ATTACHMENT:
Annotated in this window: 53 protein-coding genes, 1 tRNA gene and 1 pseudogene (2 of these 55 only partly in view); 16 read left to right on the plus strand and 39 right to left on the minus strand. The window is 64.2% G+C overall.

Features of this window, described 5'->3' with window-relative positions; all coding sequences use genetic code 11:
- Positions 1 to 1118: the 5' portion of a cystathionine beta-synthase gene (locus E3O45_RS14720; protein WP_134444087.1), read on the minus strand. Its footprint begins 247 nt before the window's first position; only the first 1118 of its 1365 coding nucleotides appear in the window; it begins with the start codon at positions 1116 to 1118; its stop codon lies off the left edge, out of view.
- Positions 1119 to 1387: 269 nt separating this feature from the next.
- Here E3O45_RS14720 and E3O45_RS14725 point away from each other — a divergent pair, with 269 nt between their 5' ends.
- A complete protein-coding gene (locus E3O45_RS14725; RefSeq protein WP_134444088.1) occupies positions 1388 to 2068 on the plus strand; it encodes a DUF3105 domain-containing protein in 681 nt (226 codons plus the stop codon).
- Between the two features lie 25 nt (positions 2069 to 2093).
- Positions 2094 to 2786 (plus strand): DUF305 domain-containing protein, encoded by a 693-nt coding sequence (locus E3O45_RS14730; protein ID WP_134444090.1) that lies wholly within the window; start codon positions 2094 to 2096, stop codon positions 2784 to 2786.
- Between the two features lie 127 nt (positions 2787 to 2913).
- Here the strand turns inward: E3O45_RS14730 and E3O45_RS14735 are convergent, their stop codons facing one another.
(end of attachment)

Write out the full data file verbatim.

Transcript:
Annotated in this window: 53 protein-coding genes, 1 tRNA gene and 1 pseudogene (2 of these 55 only partly in view); 16 read left to right on the plus strand and 39 right to left on the minus strand. The window is 64.2% G+C overall.

Features of this window, described 5'->3' with window-relative positions; all coding sequences use genetic code 11:
- Positions 1 to 1118: the 5' portion of a cystathionine beta-synthase gene (locus E3O45_RS14720; protein WP_134444087.1), read on the minus strand. Its footprint begins 247 nt before the window's first position; only the first 1118 of its 1365 coding nucleotides appear in the window; it begins with the start codon at positions 1116 to 1118; its stop codon lies off the left edge, out of view.
- Positions 1119 to 1387: 269 nt separating this feature from the next.
- Here E3O45_RS14720 and E3O45_RS14725 point away from each other — a divergent pair, with 269 nt between their 5' ends.
- A complete protein-coding gene (locus E3O45_RS14725; RefSeq protein WP_134444088.1) occupies positions 1388 to 2068 on the plus strand; it encodes a DUF3105 domain-containing protein in 681 nt (226 codons plus the stop codon).
- Between the two features lie 25 nt (positions 2069 to 2093).
- Positions 2094 to 2786 (plus strand): DUF305 domain-containing protein, encoded by a 693-nt coding sequence (locus E3O45_RS14730; protein ID WP_134444090.1) that lies wholly within the window; start codon positions 2094 to 2096, stop codon positions 2784 to 2786.
- Between the two features lie 127 nt (positions 2787 to 2913).
- Here the strand turns inward: E3O45_RS14730 and E3O45_RS14735 are convergent, their stop codons facing one another.